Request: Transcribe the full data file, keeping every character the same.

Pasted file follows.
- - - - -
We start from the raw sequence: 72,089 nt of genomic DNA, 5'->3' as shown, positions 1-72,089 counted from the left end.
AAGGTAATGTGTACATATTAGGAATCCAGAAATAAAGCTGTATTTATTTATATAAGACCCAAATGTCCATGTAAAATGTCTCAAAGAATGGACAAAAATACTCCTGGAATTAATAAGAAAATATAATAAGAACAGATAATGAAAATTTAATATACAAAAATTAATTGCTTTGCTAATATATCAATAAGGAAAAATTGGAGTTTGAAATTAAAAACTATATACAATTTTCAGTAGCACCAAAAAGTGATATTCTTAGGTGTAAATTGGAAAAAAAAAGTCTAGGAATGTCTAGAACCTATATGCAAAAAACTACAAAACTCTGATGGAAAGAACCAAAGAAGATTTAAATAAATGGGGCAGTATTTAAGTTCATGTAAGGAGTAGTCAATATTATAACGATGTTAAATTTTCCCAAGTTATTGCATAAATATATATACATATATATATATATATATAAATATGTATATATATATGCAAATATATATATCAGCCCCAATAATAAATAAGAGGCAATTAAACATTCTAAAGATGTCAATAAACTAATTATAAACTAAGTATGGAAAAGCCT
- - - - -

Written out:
We start from the raw sequence: 72,089 nt of genomic DNA, 5'->3' as shown, positions 1-72,089 counted from the left end.
AAGGTAATGTGTACATATTAGGAATCCAGAAATAAAGCTGTATTTATTTATATAAGACCCAAATGTCCATGTAAAATGTCTCAAAGAATGGACAAAAATACTCCTGGAATTAATAAGAAAATATAATAAGAACAGATAATGAAAATTTAATATACAAAAATTAATTGCTTTGCTAATATATCAATAAGGAAAAATTGGAGTTTGAAATTAAAAACTATATACAATTTTCAGTAGCACCAAAAAGTGATATTCTTAGGTGTAAATTGGAAAAAAAAAGTCTAGGAATGTCTAGAACCTATATGCAAAAAACTACAAAACTCTGATGGAAAGAACCAAAGAAGATTTAAATAAATGGGGCAGTATTTAAGTTCATGTAAGGAGTAGTCAATATTATAACGATGTTAAATTTTCCCAAGTTATTGCATAAATATATATACATATATATATATATATATAAATATGTATATATATATGCAAATATATATATCAGCCCCAATAATAAATAAGAGGCAATTAAACATTCTAAAGATGTCAATAAACTAATTATAAACTAAGTATGGAAAAGCCT